While the keto diet has gained rapid popularity over the past few years, some naysayers waver on one common issue: constipation. The keto diet, which promotes increased fat intake over carbohydrates, transitions your body into a ketogenic state where fat is used for fuel instead of carbohydrates. Essentially, that means you need to consume less than 50 grams of net carbs per day. By making this shift, many of us unintentionally eliminate some of the essential fiber in our diet which, in turn, leads to constipation.
You can combat constipation
While many of us are likely to throw in the towel at the first sign of discomfort, there are ways to fight constipation and stay keto. Bethany Doerfler, a registered dietician and clinical research specialist in the fields of weight and digestion says, “When you cut out carbs, it’s hard to consume 25 grams of fiber a day – the amount you need for healthy bowel functioning.”1 Hard…but not impossible. First, remember that the carbs you count on keto are net carbs, not total carbs–this means you subtract carbs from fiber and only include the sugary ones in your carb limits. Increasing your fiber intake won’t negatively impact your ability to get and stay in keto.
We often miss out on this vital element because we zealously eliminate fiber-rich grains and many fruits and vegetables. That’s not to say we don’t have options though. To avoid constipation and up your fiber intake on keto, make sure you eat a lot of fresh produce. This includes keto-approved options like broccoli, spinach, avocado, and cauliflower, among others.
Drink more & don’t forget the oils
Nope–sadly, we’re not talking about contraband here. One of the simplest ways to aid in digestion and ward off constipation on the keto diet is to up your water intake. Don’t just blindly follow the age-old “8 glasses a day” rule. A more updated and accurate guideline is to take your body weight, divide it in half, and consume that number of ounces per day. Your urine should be clear with a very slight yellow tinge; any darker, and you’re likely not getting enough water.
You’ll also want to watch the types of oils you consume on the keto diet. You’ve probably heard of medium-chain triglyceride oils, or MCTs, in conjunction with the keto. These oils are more easily absorbed and metabolized, giving you a leg up on beating those constipation blues. Do be aware, however, that MCTs have a natural laxative effect. You’ll want to watch your intake and start slowly if you want to avoid swinging from one side of the bowel movement spectrum to the other.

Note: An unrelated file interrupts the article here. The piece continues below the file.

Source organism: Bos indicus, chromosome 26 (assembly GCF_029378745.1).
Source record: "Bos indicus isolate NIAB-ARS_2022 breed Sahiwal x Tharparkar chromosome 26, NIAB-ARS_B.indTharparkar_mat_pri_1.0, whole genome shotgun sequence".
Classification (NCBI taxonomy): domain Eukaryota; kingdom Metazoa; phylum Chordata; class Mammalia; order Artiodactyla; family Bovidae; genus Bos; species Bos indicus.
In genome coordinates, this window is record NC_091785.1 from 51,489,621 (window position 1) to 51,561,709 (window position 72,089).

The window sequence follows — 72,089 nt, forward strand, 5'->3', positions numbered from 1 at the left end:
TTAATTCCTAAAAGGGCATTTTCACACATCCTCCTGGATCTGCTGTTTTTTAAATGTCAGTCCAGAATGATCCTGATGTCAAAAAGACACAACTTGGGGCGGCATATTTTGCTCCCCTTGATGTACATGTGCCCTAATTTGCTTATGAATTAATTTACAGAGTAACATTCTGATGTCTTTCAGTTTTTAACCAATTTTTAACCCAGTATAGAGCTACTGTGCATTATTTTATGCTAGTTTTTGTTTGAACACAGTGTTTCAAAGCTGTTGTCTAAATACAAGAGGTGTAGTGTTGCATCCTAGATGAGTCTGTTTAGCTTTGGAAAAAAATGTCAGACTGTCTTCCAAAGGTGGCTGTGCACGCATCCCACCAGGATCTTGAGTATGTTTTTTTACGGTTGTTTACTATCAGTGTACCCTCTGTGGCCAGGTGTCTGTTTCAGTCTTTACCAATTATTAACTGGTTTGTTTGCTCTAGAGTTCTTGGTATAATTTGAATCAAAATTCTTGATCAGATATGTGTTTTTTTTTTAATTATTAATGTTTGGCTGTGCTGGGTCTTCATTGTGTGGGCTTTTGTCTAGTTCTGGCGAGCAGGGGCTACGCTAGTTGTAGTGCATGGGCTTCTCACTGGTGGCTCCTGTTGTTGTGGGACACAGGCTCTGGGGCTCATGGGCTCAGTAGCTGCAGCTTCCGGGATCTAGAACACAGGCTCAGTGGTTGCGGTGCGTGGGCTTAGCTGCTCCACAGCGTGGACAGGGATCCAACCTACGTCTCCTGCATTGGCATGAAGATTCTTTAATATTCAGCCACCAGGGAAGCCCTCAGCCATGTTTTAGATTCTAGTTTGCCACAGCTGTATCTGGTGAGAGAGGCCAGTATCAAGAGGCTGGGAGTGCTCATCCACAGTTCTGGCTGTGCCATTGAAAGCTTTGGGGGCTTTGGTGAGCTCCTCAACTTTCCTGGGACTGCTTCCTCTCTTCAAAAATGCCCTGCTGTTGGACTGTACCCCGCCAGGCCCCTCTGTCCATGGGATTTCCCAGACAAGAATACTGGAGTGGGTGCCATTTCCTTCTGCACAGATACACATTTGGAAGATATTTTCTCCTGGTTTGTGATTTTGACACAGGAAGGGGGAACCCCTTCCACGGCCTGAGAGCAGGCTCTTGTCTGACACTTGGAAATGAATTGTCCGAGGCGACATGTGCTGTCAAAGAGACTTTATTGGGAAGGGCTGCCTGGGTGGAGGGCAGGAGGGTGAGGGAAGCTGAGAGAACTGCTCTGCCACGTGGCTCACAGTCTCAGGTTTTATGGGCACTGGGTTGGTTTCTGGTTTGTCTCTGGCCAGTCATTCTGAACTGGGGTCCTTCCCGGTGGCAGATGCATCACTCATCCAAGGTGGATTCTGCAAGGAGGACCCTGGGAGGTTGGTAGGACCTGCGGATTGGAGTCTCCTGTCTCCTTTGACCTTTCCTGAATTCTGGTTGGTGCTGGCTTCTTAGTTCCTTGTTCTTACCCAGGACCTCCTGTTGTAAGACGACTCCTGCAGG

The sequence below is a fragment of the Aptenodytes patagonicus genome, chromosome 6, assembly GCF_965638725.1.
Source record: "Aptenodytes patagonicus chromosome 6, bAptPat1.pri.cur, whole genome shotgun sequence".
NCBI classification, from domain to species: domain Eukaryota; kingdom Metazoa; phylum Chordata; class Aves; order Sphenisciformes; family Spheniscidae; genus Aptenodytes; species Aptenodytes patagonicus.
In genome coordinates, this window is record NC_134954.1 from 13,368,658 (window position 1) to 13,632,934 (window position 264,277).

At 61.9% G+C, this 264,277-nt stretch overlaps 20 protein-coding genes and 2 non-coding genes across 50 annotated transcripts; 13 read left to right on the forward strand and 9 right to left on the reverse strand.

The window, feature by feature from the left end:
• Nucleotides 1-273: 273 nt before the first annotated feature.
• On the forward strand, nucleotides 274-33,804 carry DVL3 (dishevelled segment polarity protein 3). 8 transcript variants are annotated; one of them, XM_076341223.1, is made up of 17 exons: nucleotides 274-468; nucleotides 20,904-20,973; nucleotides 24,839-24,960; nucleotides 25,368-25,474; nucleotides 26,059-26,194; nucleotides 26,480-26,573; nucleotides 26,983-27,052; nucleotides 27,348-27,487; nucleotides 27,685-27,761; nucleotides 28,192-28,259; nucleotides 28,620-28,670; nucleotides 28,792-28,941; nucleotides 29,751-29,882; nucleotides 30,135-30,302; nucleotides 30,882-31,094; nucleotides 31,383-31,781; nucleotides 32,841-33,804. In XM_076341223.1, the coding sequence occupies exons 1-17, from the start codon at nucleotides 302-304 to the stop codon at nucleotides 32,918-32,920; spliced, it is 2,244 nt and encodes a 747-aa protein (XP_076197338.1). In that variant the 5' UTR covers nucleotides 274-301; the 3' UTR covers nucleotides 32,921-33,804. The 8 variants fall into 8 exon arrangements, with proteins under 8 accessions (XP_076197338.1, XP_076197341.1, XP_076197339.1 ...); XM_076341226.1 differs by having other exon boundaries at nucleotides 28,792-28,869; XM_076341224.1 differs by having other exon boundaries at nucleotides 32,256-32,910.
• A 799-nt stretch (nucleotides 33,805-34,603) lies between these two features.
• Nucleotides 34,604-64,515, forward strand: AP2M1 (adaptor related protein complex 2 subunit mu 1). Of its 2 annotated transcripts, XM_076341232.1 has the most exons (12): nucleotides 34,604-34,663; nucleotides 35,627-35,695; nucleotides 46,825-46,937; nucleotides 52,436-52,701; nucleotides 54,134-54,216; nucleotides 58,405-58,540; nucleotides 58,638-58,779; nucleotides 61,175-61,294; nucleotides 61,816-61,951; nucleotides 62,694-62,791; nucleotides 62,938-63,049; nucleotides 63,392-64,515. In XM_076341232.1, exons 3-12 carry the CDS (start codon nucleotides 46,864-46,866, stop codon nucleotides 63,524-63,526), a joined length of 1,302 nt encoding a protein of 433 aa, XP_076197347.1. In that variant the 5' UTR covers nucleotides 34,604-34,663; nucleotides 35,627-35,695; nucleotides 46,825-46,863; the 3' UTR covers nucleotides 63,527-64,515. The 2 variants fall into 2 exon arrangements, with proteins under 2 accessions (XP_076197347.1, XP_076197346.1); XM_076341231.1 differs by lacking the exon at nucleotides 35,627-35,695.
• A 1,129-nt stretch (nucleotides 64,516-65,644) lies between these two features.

Need additional help?
Luckily, there are additional options if constipation is still causing you trouble. As a last home resort, magnesium can aid in relaxing your bowels, drawing water into your intestines. If you just need a push in the right direction (pun intended), this could be it.
Still nothing? Don’t be afraid to consult with a medical professional if your constipation is ongoing. Nutritionists, as well as doctors, can advise and assess your intake and point you in the right direction. Constipation is rarely an issue with a balanced keto diet, but it can occur if we get off-track.
The content on this website should not be taken as medical advice and you should ALWAYS consult with your doctor before starting any diet or exercise program. We provide nutritional data for our recipes as a courtesy to our readers. We use Total Keto Diet app software to calculate the nutrition and we remove fiber and sugar alcohols, like erythritol, from the total carbohydrate count to get to the net carb count, as they do not affect your blood glucose levels. You should independently calculate nutritional information on your own and not rely on our data. The website or content herein is not intended to cure, prevent, diagnose or treat any disease. This website shall not be liable for adverse reactions or any other outcome resulting from the use of recipes or recommendations on the Website or actions you take as a result. Any action you take is strictly at your own risk.